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minuteness
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Babbitt
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minuteness
Used In
Babbitt
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unspecified meaning
  • The girl rang the bell three minutes ago.
  • Nonsense to only run the Portland Road cars once every seven minutes.

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  • Hanson scowled, and grated, "Just a minute—Pete’s sake—just a min-ute!"
  • By freeing him from halting the car to light a match, it would in a month or two easily save ten minutes.
  • Fifteen minutes after the purple prose of Babbitt’s form-letter, Chester Kirby Laylock, the resident salesman at Glen Oriole, came in to report a sale and submit an advertisement.
  • Two months before, by ruling out a schedule, noting down the hour and minute of each smoke, and ecstatically increasing the intervals between smokes, he had brought himself down to three cigars a day.
  • Ten minutes late!
  • Three minutes later, after Babbitt had wailed, "Well, I don’t know whether I’m going to dress or NOT" in a manner which showed that he was going to dress, the discussion moved on.
  • It was one of the differences between Thompson, the old-fashioned, lean Yankee, rugged, traditional, stage type of American business man, and Babbitt, the plump, smooth, efficient, up-to-the-minute and otherwise perfected modern.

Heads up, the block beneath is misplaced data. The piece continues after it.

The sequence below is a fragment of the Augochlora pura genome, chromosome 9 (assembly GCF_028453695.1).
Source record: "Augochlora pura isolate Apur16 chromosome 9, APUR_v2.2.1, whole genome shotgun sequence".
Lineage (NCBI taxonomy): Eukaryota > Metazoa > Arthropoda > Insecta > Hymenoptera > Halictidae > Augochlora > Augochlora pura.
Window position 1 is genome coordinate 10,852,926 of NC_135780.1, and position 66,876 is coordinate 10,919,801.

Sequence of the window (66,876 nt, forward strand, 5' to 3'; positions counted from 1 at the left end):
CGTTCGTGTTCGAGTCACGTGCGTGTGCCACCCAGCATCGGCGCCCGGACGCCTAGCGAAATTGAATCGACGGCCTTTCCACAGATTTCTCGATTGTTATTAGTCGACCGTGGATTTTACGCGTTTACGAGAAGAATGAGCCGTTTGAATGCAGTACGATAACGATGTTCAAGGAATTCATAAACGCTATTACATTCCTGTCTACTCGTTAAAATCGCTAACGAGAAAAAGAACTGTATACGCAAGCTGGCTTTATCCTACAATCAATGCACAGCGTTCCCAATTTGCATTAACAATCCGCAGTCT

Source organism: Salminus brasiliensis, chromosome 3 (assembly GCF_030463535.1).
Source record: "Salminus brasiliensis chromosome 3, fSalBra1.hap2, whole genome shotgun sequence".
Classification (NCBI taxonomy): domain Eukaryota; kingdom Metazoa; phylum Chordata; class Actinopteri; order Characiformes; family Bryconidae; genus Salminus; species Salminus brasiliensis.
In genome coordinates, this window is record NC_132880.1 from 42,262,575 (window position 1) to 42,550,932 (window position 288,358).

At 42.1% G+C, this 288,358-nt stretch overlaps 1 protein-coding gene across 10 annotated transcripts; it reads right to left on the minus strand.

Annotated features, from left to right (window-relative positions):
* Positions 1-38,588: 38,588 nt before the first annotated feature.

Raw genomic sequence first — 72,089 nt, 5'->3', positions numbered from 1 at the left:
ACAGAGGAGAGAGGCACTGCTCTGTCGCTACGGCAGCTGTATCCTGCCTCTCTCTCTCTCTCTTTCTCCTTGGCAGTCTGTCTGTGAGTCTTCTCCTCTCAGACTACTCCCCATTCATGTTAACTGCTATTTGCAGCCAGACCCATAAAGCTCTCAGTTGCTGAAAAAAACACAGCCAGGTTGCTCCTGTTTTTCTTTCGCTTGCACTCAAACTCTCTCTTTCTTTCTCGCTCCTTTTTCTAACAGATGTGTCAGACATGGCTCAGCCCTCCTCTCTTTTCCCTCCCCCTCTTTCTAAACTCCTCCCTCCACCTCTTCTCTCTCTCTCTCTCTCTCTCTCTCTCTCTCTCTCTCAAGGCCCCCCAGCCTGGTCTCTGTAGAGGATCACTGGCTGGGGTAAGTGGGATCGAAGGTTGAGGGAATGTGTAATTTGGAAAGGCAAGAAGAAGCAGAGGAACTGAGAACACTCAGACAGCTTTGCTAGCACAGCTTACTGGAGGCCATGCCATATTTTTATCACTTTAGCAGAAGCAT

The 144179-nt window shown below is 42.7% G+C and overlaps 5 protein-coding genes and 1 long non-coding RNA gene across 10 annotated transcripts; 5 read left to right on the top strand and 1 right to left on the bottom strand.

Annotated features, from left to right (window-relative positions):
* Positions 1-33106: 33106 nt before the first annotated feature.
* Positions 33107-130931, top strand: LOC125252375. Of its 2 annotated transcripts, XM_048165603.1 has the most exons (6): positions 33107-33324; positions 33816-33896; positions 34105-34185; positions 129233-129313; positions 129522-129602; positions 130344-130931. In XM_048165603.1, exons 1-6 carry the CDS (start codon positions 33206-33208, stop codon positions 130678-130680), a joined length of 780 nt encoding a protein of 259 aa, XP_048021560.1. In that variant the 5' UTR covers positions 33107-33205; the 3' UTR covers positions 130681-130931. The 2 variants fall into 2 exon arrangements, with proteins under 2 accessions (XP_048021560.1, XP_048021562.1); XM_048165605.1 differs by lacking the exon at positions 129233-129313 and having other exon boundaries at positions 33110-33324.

• I know they enjoyed every minute of it.

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  • He stood on the sleeping-porch and did his day’s exercises: arms out sidewise for two minutes, up for two minutes, while he muttered, "Ought take more exercise; keep in shape;" then went in to see whether his collar needed changing before dinner.
  • He stood on the sleeping-porch and did his day’s exercises: arms out sidewise for two minutes, up for two minutes, while he muttered, "Ought take more exercise; keep in shape;" then went in to see whether his collar needed changing before dinner.
  • What you got to do is to cut out hinting that the minute he gets out of your sight, he’ll go chasing after some petticoat.
  • Needless to say, I’ll fire Graff the minute he comes in.
  • "No, we aren’t—we were seven minutes late, last station."
  • "No, we’re about seven minutes late."
  • "Yuh, that’s right; seven minutes late."
  • He had in fifteen minutes changed from a minor delegate to a personage almost as well known as that diplomat of business, Cecil Rountree.
  • The man from Sparta said he was a "bum singer," and for ten minutes Babbitt quarreled with him, in a loud, unsteady, heroic indignation.
  • The McKelveys were less than fifteen minutes late.
  • Babbitt permitted himself to be ten minutes late.
  • Three minutes had gone by since he had first looked at it.
  • It is true that he hadn’t, in twenty-five years, himself played any baseball except back-lot catch with Ted—very gentle, and strictly limited to ten minutes.
  • Men were feverishly getting rid of visitors in offices adorned with the signs, "This Is My Busy Day" and "The Lord Created the World in Six Days—You Can Spiel All You Got to Say in Six Minutes."
  • II However accustomed to the literary labors of advertisements and correspondence, Babbitt was dismayed on the evening when he sat down to prepare a paper which would take a whole ten minutes to read.
  • Men were hustling to catch trolleys, with another trolley a minute behind, and to leap from the trolleys, to gallop across the sidewalk, to hurl themselves into buildings, into hustling express elevators.